Finding Value in Europe

As the recession spreads across the Atlantic, hotels and tour operators are searching for ways to keep travel affordable even for travelers accustomed to luxury every step of the way. In Eastern Europe, Mamaison Hotels is offering packages unique to every property, while in the west, Sceptre Tours is negotiating rates with suppliers directly.


The garden area of Mamaison Pachtuv Palace in Prague

East Side

Mamaison Hotels in Prague, Budapest, Warsaw and Moscow are offering both discounts and added value throughout summer and into December. (Agent commissions are 10 percent.)

In Prague, for example, travelers can spend two nights in the five-star, all-suite, Mamaison Pachtuv Palace, roundtrip airport/railway transfers, full buffet breakfast and a three-course dinner for $726 per double room and $626 per single. On the other side of the Vltava River, the Mamaison Riverside Hotel is offering a similar package for about $498 per double room and $422 per single.

In a challenging economic climate, these packages must accomplish multiple goals, says Petra Deuter, chief sales and marketing officer for Mamaison Hotels & Apartments. “On one hand, they are to entice travelers to visit and [stay] overnight in the properties,” she says, “and at the same time, build awareness of the properties in general.”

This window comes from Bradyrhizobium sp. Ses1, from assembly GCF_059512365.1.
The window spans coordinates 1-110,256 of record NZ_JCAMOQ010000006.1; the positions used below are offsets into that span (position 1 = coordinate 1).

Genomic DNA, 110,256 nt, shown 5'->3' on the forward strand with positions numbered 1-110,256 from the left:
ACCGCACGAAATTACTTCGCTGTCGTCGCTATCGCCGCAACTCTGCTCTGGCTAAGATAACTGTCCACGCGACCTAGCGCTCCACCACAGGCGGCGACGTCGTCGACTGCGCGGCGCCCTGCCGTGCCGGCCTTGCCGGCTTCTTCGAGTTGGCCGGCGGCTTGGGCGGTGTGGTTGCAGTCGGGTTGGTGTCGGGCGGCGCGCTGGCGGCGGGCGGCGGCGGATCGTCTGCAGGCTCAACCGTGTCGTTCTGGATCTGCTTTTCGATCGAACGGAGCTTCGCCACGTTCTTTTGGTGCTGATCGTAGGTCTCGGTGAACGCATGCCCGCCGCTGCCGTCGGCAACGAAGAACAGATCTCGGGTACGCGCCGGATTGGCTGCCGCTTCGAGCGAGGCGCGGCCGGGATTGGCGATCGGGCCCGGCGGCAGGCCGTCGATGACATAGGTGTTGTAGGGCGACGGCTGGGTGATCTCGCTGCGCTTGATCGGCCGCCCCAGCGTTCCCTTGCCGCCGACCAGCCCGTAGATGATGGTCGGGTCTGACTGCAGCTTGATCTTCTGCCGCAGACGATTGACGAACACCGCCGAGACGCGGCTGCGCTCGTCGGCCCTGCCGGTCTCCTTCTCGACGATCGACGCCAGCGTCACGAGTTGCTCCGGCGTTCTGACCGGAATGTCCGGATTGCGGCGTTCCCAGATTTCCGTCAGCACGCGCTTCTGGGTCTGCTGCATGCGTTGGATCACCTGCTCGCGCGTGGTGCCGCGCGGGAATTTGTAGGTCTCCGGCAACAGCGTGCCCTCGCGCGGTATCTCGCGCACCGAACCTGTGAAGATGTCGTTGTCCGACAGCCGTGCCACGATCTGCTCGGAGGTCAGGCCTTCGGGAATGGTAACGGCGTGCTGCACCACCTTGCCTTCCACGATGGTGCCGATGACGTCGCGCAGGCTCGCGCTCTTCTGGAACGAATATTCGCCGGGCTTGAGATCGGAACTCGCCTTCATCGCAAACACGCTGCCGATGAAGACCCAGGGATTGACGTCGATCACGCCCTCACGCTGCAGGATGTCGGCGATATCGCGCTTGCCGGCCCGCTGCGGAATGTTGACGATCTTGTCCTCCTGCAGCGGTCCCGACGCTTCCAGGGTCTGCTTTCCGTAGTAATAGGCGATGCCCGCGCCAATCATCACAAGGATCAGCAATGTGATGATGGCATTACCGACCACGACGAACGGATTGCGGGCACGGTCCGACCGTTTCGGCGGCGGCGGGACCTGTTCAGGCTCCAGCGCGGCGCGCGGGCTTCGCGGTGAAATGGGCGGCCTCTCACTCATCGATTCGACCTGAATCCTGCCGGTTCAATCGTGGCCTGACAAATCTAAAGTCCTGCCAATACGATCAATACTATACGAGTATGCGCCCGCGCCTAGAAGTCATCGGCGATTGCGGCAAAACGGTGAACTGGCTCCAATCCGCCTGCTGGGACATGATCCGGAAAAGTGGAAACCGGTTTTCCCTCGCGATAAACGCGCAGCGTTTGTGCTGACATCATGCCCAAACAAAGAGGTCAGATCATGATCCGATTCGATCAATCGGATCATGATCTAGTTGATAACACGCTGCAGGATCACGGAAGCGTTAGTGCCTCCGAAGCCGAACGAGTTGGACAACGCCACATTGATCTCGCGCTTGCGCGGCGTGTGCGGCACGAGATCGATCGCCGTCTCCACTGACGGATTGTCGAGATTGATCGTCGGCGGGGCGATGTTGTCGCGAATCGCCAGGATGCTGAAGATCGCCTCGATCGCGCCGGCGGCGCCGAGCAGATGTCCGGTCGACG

Going West

Throughout Ireland, the UK and Italy, Sceptre Tours partners with businesses to build unique and affordable packages rather than offer deals or discounts. “Anyone can put a low price on the market,” says Ciaran Barry, Sceptre Tours’ director of marketing and sales, “but it’s the value of the product that our travel partners see for their clients.

“We have strong relationships with the vendors that we work with, whether it’s flights to Ireland or Italy or the ground people that we work with.”

Over the past year, Barry has seen dramatic changes in the industry, and in the way people are traveling. “The high-end traveler may not be flying first-class; they might be flying economy.” But, he emphasizes, they are still traveling. “The value packages we’ve been putting together have really supported them as well, because it keeps those kinds of packages [available to the] core audience.”

The system seems to be working: Sceptre’s sales in January were 33 percent above their sales of a year before. When asked if travelers are booking at the last minute out of fear, Barry leaps to their defense. “I don’t know if [travelers] are scared,” he says. “They want to pull the trigger on something, and there’s so much great value out there. Deals will come and go; you just want to make sure that that core product is still there. And it is. It’s just taking a little more time to come along.”

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